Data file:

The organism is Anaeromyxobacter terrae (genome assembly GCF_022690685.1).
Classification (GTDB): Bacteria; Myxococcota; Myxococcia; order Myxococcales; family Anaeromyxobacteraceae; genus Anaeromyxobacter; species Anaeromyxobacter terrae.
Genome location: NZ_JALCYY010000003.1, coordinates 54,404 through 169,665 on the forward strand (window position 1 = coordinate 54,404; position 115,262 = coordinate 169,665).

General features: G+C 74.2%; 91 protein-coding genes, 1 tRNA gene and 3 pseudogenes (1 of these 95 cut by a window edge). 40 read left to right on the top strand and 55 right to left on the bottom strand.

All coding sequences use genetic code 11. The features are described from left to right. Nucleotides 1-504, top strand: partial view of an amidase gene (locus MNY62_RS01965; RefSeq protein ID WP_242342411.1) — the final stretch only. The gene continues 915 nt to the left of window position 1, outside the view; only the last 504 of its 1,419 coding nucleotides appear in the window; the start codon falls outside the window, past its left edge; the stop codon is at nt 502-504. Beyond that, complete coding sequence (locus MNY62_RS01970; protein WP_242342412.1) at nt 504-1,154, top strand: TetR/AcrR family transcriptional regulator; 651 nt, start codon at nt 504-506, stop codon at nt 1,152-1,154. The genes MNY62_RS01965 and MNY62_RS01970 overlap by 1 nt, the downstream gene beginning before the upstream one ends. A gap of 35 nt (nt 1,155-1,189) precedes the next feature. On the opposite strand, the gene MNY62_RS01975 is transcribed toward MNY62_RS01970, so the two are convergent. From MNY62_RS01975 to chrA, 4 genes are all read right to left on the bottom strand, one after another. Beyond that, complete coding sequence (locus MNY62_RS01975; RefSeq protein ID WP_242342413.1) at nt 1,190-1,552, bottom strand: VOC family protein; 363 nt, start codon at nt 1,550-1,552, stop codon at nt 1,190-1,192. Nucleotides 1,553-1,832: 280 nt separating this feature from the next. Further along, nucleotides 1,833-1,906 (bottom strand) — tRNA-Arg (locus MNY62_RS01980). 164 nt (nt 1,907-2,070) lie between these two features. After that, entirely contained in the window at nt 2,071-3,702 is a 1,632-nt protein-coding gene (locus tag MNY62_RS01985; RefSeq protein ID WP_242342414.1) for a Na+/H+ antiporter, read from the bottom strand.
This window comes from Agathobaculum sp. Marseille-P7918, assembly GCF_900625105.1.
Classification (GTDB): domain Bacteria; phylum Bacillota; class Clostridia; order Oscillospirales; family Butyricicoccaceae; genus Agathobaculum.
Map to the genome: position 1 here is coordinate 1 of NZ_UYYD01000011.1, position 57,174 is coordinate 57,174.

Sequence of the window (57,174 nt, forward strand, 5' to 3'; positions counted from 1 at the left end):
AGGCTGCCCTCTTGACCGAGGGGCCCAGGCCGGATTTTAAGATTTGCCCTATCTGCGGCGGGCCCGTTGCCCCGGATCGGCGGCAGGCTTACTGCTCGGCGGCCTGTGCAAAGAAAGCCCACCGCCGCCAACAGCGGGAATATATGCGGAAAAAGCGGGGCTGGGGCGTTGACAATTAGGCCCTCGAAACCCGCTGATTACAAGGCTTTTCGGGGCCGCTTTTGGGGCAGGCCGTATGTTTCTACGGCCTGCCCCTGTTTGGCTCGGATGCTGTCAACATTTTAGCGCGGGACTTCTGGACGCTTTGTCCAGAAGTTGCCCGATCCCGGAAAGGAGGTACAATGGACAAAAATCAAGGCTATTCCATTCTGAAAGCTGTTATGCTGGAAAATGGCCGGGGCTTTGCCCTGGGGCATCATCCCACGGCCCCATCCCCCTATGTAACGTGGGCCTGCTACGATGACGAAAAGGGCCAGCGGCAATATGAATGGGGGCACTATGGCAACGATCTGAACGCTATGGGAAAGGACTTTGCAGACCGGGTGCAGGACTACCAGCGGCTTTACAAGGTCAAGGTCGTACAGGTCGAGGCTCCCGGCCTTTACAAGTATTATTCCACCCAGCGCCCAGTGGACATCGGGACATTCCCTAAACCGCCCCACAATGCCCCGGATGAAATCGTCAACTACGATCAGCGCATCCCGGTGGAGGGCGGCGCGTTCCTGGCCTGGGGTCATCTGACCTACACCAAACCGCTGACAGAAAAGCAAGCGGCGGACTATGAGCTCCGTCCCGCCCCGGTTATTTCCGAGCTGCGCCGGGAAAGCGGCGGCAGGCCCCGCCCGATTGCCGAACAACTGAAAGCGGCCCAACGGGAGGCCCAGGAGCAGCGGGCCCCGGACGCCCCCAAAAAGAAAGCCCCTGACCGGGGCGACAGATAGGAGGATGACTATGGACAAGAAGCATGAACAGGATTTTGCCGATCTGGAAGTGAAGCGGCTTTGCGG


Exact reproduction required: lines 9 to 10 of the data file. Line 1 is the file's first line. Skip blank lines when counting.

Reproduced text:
Sequence of the window (57,174 nt, forward strand, 5' to 3'; positions counted from 1 at the left end):
AGGCTGCCCTCTTGACCGAGGGGCCCAGGCCGGATTTTAAGATTTGCCCTATCTGCGGCGGGCCCGTTGCCCCGGATCGGCGGCAGGCTTACTGCTCGGCGGCCTGTGCAAAGAAAGCCCACCGCCGCCAACAGCGGGAATATATGCGGAAAAAGCGGGGCTGGGGCGTTGACAATTAGGCCCTCGAAACCCGCTGATTACAAGGCTTTTCGGGGCCGCTTTTGGGGCAGGCCGTATGTTTCTACGGCCTGCCCCTGTTTGGCTCGGATGCTGTCAACATTTTAGCGCGGGACTTCTGGACGCTTTGTCCAGAAGTTGCCCGATCCCGGAAAGGAGGTACAATGGACAAAAATCAAGGCTATTCCATTCTGAAAGCTGTTATGCTGGAAAATGGCCGGGGCTTTGCCCTGGGGCATCATCCCACGGCCCCATCCCCCTATGTAACGTGGGCCTGCTACGATGACGAAAAGGGCCAGCGGCAATATGAATGGGGGCACTATGGCAACGATCTGAACGCTATGGGAAAGGACTTTGCAGACCGGGTGCAGGACTACCAGCGGCTTTACAAGGTCAAGGTCGTACAGGTCGAGGCTCCCGGCCTTTACAAGTATTATTCCACCCAGCGCCCAGTGGACATCGGGACATTCCCTAAACCGCCCCACAATGCCCCGGATGAAATCGTCAACTACGATCAGCGCATCCCGGTGGAGGGCGGCGCGTTCCTGGCCTGGGGTCATCTGACCTACACCAAACCGCTGACAGAAAAGCAAGCGGCGGACTATGAGCTCCGTCCCGCCCCGGTTATTTCCGAGCTGCGCCGGGAAAGCGGCGGCAGGCCCCGCCCGATTGCCGAACAACTGAAAGCGGCCCAACGGGAGGCCCAGGAGCAGCGGGCCCCGGACGCCCCCAAAAAGAAAGCCCCTGACCGGGGCGACAGATAGGAGGATGACTATGGACAAGAAGCATGAACAGGATTTTGCCGATCTGGAAGTGAAGCGGCTTTGCGG